The Art of War According to Ali
One of the most well documented fights of all time between Heavyweight World Champion George Foreman and Muhammad Ali in what would be billed as “The Rumble in the Jungle”.
The Rumble in the Jungle and The Thrilla in Manilla are without a doubt the two most famous boxing fights of all time. They transcended boxing and even people who were not fans of the fistic sport have heard or know about these encounters. The Rumble in the Jungle is not a fight filled with boxing skill per say but actually 1 boxer getting the hell beaten out of him and yet coming out on top almost unscathed (at the time) against all odds. It was one of the most unexpected outcomes of any world title fight and a testament to just how great the 1970's era of boxing was. It's also hard to imagine knowing how the fight ended and what Ali was still to go on and achieve in his career, that Ali was actually the underdog in this fight and given almost no chance of winning…
“Never interrupt your enemy when he is making a mistake”Sun Tzu, The Art of War
George Foreman at the time of this fight was undefeated with 40 wins, 37 by knockout and a majority of those occurring in the first 3 rounds. In 1971 George Foreman stopped Gregorio Peralta in the 10th round to win the vacant NABF Heavyweight title and in 1972 he beat Miguel Angel Paez to add the Pan America Heavyweight title to his waist. These achievements were far out-shadowed however by his demolishing of Joe Frazier in 1973 when he stopped Smokin' Joe in the 2nd round to win the WBC and WBA World Heavyweight titles. He defend the titles against Jose Roman by 1st round KO and then Ken Norton by 2nd round KO. Foreman had cleaned out the heavyweight division on his way to the top and was seen as invincible. He was one of the heaviest hitters to ever lace gloves, undefeated in 40 fights and still only 25 years old. He was the clear standout favorite to win against Muhammad Ali even though he was not the most liked.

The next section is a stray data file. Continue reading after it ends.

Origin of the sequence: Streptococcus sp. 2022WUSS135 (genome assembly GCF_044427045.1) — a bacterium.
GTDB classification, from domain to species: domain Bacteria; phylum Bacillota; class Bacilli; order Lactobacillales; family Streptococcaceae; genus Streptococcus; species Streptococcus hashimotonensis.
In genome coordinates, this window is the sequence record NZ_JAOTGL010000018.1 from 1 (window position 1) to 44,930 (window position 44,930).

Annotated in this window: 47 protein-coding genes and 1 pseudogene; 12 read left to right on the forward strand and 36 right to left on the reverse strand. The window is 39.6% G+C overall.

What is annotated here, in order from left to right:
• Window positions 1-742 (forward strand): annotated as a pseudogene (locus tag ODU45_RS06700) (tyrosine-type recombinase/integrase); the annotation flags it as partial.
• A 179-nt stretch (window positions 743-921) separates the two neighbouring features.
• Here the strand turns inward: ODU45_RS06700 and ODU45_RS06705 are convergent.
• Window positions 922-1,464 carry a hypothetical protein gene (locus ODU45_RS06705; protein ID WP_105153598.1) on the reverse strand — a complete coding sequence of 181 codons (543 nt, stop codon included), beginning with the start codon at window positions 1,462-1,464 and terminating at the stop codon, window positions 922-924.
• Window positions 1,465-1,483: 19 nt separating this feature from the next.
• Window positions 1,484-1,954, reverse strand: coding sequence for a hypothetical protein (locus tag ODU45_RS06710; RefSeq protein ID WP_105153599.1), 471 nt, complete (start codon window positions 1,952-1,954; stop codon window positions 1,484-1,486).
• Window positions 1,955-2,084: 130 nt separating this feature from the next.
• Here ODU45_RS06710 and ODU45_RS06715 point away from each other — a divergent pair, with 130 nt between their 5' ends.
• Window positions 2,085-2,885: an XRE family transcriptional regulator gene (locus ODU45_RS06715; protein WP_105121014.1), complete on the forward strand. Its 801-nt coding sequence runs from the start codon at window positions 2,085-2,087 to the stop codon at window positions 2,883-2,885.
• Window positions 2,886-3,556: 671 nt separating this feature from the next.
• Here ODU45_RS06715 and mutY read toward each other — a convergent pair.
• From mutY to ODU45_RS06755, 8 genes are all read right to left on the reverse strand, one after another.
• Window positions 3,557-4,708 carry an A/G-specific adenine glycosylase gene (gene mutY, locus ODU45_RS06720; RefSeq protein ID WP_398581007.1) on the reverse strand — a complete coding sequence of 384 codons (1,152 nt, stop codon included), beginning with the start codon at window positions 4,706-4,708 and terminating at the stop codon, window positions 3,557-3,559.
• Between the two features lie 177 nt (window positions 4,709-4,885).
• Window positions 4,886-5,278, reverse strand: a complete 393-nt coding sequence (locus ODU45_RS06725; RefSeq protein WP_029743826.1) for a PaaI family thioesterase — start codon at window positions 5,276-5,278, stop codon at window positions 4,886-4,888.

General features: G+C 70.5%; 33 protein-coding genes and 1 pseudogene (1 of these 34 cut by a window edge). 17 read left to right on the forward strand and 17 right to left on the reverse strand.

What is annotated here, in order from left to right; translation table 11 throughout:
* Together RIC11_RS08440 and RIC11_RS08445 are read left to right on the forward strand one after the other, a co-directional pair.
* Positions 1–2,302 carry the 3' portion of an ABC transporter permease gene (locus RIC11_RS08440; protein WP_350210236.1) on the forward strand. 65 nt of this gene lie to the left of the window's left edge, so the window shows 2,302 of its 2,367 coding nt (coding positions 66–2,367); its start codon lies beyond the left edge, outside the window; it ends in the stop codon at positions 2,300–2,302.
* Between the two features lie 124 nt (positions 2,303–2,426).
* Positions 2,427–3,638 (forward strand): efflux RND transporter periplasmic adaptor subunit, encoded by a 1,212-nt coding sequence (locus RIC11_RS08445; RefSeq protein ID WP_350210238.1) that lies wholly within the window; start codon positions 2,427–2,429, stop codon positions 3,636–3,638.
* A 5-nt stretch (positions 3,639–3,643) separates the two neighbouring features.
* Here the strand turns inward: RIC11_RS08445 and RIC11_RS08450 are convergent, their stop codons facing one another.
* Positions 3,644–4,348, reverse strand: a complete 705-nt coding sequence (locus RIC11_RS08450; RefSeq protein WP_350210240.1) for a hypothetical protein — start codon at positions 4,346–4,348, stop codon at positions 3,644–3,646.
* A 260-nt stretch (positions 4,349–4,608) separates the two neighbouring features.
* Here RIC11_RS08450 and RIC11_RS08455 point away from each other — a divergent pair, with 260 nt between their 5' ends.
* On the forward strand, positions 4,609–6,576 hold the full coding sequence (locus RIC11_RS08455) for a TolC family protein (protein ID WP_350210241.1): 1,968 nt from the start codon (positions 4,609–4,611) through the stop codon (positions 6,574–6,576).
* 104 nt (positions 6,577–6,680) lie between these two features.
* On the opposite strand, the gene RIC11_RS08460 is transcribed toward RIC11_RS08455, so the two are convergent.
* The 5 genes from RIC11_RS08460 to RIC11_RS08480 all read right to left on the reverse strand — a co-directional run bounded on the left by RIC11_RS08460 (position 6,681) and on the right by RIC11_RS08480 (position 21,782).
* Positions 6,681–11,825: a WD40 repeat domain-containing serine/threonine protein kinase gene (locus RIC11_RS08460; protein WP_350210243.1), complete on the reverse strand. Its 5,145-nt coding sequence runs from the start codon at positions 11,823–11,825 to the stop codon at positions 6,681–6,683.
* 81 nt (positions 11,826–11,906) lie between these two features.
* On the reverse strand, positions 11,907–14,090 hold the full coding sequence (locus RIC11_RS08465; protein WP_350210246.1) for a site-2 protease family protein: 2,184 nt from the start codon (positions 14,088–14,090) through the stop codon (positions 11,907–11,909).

Muhammad Ali went into exile in 1967 following his refusal to fight in the Vietnam war and had to give up his World Heavyweight title. When he returned in 1970 the boxing landscape had changed and now Joe Frazier was World Heavyweight champion. Muhammad Ali was quickly given a shot at the new World Champ however much to every-bodies surprise Frazier would pull off the upset and win a 15 round unanimous decision. Although Ali would bounce back with wins against Jimmy Ellis, Mac Foster, George Chuvalo, Jerry Quarry, Floyd Patterson, Ken Norton and Joe Bugner among others, the Ali of the 70's was not the same quick footed bouncing Ali of the 1960's and his wins were not seen as anywhere near as impressive as Foreman's.
Sit back and enjoy one the most famous fights in history.
Source: When We Were Kings